Afghanistan should provide updated information on journalist killings to UNESCO

Afghanistan should provide updated information on journalist killings to UNESCO


Ashraf Ghani
President of the Islamic Republic of Afghanistan
Presidential Palace
Kabul, Afghanistan


Abdullah Abdullah
Chief Executive Officer of the Islamic Republic of Afghanistan

H. E. Mr Abdel-Ellah Sediqi, Ambassador
Permanent Delegate of the Islamic Republic of Afghanistan to UNESCO       

H.E. Salahuddin Rabbani
Minister of Foreign Affairs of the Islamic Republic of Afghanistan

Sayed Aqa Hussain Fazel Sancharaki
Deputy Minister of Information and Culture

Deputy Minister of Information and Culture

16 May 2017

Your Excellency,

IFEX, the global network of 108 organisations working to promote and defend freedom of expression worldwide, including in Afghanistan through our member the Afghanistan Journalists Center, writes to you regarding the UNESCO Director-General’s 2017 request to provide information on the status of judicial inquiries into the killings of journalists that occurred in Afghanistan from 2006 to 2016. We also encourage you to be forthcoming on general measures being taken to promote the safety of journalists and to combat impunity.

The biennial Director-General’s report was commissioned by the International Programme for the Development of Communications (IPDC) as a means for States to demonstrate their commitment to addressing crimes against journalists and media workers by providing detailed information on the steps being taken to achieve justice and end impunity.

In the Council’s 30th session, it was resolved that the report would also serve as a monitoring mechanism for tracking progress towards Sustainable Development Goal 16.10 on access to information and fundamental rights, which UN member states unanimously adopted. In the same decision, it was noted that the report’s value would be further strengthened through the collection of information on good practices.

We applaud recent moves to form a special committee to investigate individual killings of journalists in the post-Taliban era, as well as the Vice President’s 3 May affirmation of Afghanistan’s commitment to end impunity for these crimes. We also welcome the information that you provided for the 2016 Director-General’s report on this issue.

We encourage you to continue this trend of accountability and submit the relevant updated information to UNESCO, also granting them permission to make it publicly available. We also hope that you will assist UNESCO in the collection of good practices by providing information on general safeguards being implemented for the protection of journalists and to end the problem of impunity in Afghanistan. Being an interim reporting year, your response will be included in both UNESCO's upcoming 2017 World Trends in Freedom of Expression and Media Development report as well as their 2018 report on The Safety of Journalists and the Danger of Impunity.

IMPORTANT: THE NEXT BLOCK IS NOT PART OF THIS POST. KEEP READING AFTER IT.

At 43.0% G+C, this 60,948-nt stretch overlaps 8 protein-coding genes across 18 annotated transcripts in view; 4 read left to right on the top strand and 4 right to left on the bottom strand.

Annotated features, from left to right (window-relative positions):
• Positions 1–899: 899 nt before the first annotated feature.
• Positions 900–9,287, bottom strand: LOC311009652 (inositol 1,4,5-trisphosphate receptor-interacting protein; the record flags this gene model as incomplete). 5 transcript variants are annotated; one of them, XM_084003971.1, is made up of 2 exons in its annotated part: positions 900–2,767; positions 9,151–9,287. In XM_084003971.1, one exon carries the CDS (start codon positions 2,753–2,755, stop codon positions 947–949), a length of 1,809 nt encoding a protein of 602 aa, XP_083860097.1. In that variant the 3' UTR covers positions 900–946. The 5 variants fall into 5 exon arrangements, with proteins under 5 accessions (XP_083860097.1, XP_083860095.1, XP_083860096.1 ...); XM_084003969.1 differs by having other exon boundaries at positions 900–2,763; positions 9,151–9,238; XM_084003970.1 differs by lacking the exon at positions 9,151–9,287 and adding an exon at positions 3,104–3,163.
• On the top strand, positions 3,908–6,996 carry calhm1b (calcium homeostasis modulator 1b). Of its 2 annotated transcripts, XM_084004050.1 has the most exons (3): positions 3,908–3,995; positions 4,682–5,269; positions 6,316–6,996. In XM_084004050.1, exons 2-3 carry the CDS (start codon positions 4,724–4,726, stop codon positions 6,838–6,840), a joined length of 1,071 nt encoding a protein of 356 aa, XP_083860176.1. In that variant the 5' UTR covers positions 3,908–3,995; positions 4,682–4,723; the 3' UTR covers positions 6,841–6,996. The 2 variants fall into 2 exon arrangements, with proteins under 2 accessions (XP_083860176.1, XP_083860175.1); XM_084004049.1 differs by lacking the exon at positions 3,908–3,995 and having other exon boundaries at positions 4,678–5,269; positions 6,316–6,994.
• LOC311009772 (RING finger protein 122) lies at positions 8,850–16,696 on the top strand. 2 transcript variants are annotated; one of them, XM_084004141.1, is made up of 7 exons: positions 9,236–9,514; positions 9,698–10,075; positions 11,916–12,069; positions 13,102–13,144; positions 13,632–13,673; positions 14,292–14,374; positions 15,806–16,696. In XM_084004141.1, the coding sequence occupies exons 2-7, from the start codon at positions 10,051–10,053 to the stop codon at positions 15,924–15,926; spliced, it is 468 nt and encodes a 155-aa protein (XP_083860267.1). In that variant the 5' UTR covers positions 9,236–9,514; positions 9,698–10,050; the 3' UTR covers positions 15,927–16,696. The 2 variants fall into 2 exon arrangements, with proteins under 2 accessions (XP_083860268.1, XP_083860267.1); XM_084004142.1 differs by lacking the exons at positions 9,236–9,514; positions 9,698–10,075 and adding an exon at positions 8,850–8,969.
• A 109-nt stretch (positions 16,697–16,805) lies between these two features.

Since 2006, more than 800 killings of journalists and media workers have occurred worldwide. In over 90% of these cases, the perpetrators have gone unpunished. This type of extreme unchecked violence is the ultimate form of censorship and severely curtails the flow of information necessary for a peaceful, prosperous and democratic society to flourish.  The culture of impunity that has developed around this issue only makes it more likely that such crimes will continue to occur. For this reason, the issue of impunity for killings of journalists is one of the greatest threats to freedom of expression and information worldwide.

To ensure that your efforts are documented in the relevant reports, we call on your government to demonstrate your leadership and accountability by making your submission to UNESCO before 30 May 2017. In so doing, you will be helping to improve political will to address violence, building a global repertoire of best legal practices, and showing that attacks on freedom of expression in Afghanistan will not be tolerated.

We look forward to your response to this letter and to seeing updated information on the cases mentioned above made public in the relevant reports and on the UNESCO website. For more information visit:


Annie Game                                                                                                                                        
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